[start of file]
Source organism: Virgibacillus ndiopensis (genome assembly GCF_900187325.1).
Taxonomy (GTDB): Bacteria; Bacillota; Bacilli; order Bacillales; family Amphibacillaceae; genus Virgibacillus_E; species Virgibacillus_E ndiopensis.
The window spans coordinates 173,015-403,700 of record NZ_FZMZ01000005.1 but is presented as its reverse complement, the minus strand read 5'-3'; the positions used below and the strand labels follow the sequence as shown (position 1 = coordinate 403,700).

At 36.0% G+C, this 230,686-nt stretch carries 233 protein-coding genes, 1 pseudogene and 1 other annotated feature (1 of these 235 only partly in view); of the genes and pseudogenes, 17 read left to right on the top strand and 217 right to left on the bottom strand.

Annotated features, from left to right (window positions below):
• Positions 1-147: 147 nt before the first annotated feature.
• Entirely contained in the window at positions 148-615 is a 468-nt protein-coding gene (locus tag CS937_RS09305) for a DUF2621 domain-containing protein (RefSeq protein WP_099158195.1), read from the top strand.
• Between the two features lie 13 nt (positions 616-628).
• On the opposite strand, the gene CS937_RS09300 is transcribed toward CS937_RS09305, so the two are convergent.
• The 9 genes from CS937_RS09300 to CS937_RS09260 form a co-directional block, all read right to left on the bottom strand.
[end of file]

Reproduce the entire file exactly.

Source organism: Virgibacillus ndiopensis (genome assembly GCF_900187325.1).
Taxonomy (GTDB): Bacteria; Bacillota; Bacilli; order Bacillales; family Amphibacillaceae; genus Virgibacillus_E; species Virgibacillus_E ndiopensis.
The window spans coordinates 173,015-403,700 of record NZ_FZMZ01000005.1 but is presented as its reverse complement, the minus strand read 5'-3'; the positions used below and the strand labels follow the sequence as shown (position 1 = coordinate 403,700).

At 36.0% G+C, this 230,686-nt stretch carries 233 protein-coding genes, 1 pseudogene and 1 other annotated feature (1 of these 235 only partly in view); of the genes and pseudogenes, 17 read left to right on the top strand and 217 right to left on the bottom strand.

Annotated features, from left to right (window positions below):
• Positions 1-147: 147 nt before the first annotated feature.
• Entirely contained in the window at positions 148-615 is a 468-nt protein-coding gene (locus tag CS937_RS09305) for a DUF2621 domain-containing protein (RefSeq protein WP_099158195.1), read from the top strand.
• Between the two features lie 13 nt (positions 616-628).
• On the opposite strand, the gene CS937_RS09300 is transcribed toward CS937_RS09305, so the two are convergent.
• The 9 genes from CS937_RS09300 to CS937_RS09260 form a co-directional block, all read right to left on the bottom strand.